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Sunday, November 14, 2010

Should you buy the GM IPO?

This week the much anticipated and highly hyped IPO of the Government Bailed out GM is expected to hit the market.

Should you buy in to the hype, the IPO and the stock?

Lets look.

First of all, even though the government bailed out GM with your and my tax money, you and I are NOT investors or “interested / invested” parties. The big name bankers, financial institutions are. They are the ones bringing this IPO to market, setting the initial price offering, and stand to make the most initial profit. This is really pissing off disappointing a lot of common investors and taxpayers.

Money is power, and you already gave yours away to the government. So stop complaining. But that does not mean you and I cannot invest in GM. It just means that it is a bit riskier.

What usually happens with highly anticipated and high demand IPO’s is that the offering price is what the institutional backers get as a strike price and the demand and hype drives the pricing up for the individual investors.

So, what is the initial public offering price?
Currently it is somewhere between $26 and $29 per share.

In fact, if I were the government, I’d be more than a little annoyed at this IPO price. The government got 60% control of the company for a price of $44 a share. This means even at $29 a share, the government is losing 35 cents on the dollar. Yet the financial institutions are going to make, in all likely hood, a nice tidy profit. Recent reports have demand for the shares at 6 times the number being offered. This demand is certainly going to drive up the price.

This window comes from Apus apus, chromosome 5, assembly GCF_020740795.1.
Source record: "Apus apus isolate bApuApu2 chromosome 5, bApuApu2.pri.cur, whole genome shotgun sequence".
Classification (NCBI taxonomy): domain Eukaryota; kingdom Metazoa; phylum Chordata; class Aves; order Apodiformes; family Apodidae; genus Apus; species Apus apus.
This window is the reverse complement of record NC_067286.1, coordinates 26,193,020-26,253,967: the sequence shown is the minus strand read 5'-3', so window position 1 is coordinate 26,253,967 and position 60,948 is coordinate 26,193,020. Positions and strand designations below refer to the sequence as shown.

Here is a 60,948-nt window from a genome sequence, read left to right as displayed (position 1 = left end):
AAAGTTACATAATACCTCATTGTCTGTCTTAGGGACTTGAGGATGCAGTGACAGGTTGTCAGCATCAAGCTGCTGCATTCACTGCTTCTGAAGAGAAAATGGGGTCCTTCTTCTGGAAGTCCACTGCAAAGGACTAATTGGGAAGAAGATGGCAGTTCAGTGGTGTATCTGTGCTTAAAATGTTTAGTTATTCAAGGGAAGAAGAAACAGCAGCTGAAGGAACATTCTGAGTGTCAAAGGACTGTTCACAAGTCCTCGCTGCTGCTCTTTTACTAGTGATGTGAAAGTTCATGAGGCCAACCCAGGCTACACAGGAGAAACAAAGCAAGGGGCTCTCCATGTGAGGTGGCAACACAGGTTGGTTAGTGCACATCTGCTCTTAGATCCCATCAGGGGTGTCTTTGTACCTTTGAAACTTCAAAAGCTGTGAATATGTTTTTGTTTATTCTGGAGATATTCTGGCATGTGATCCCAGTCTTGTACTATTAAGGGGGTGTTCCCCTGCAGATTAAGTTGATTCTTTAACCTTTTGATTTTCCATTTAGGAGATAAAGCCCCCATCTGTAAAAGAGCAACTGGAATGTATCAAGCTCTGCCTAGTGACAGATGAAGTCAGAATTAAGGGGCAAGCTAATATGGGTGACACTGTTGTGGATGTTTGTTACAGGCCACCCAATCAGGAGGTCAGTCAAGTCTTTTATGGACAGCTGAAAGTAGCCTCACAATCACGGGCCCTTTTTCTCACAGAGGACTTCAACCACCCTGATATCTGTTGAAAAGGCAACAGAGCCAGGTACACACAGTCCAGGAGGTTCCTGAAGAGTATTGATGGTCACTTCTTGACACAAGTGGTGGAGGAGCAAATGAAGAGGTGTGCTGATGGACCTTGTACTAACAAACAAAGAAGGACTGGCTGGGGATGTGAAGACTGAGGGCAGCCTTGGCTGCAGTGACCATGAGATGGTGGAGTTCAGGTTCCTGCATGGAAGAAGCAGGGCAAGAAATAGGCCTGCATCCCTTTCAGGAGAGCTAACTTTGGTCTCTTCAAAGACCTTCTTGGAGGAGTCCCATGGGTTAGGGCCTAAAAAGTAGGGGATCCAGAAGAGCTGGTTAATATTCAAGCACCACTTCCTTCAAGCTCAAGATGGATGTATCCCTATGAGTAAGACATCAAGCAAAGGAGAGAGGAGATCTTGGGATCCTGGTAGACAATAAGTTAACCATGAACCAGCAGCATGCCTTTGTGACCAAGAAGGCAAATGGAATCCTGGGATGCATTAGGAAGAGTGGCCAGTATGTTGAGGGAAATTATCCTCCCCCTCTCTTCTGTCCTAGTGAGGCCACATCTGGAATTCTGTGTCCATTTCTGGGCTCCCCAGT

Generally I do not invest in IPO’s because historically they are not profitable and actually tend to underperform the market over the short term. This is because most IPO’s are offered after the company has made money doing whatever they have done and are looking to pay off debt and or generate cash for other investments.

There have been numerous studies on IPO’s over the years and many have shown variations of the following:

1. Most were afflicted by declining sales and earnings trends and slip in profitability within 2 years of their IPO. Very few (about 10 -15%) showed improvement.
2. In fact, over half show quarterly earnings drop in the first four quarters after the IPO occurs.

In all fairness, the winners enjoy on average price increase of 134% from their IPO dates and 71% from the close of their first trading date. 76% outperformed the overall market from their IPO date and 72% outperformed from the first day's close. Admittedly, the last part shows significant promise - that is until you realize that most of the better IPO's are already pre sold to institutional investors.

So, how should the average investor play the IPO market or more to the point the GM IPO?

You could look for the quick hit or profit but this is highly risky. Only the best and most highly anticipated IPO’s of profitable and well run companies make the good money and investments. And even those do not always show the stock profit initially.

That is because the hype has already built the price up over the IPO pricing that the institutional investors get. In fact if one were to look only at the best and most profitable IPO’s you will see that at some point the price often falls off a bit and only after it goes though a consolidation phase does it actually show a gain for the average investor.

The big question: Is GM one of these hyped and well run companies?

They are certainly generating a lot of interest. So I think it is safe to say that the “hype” factor is in full play here.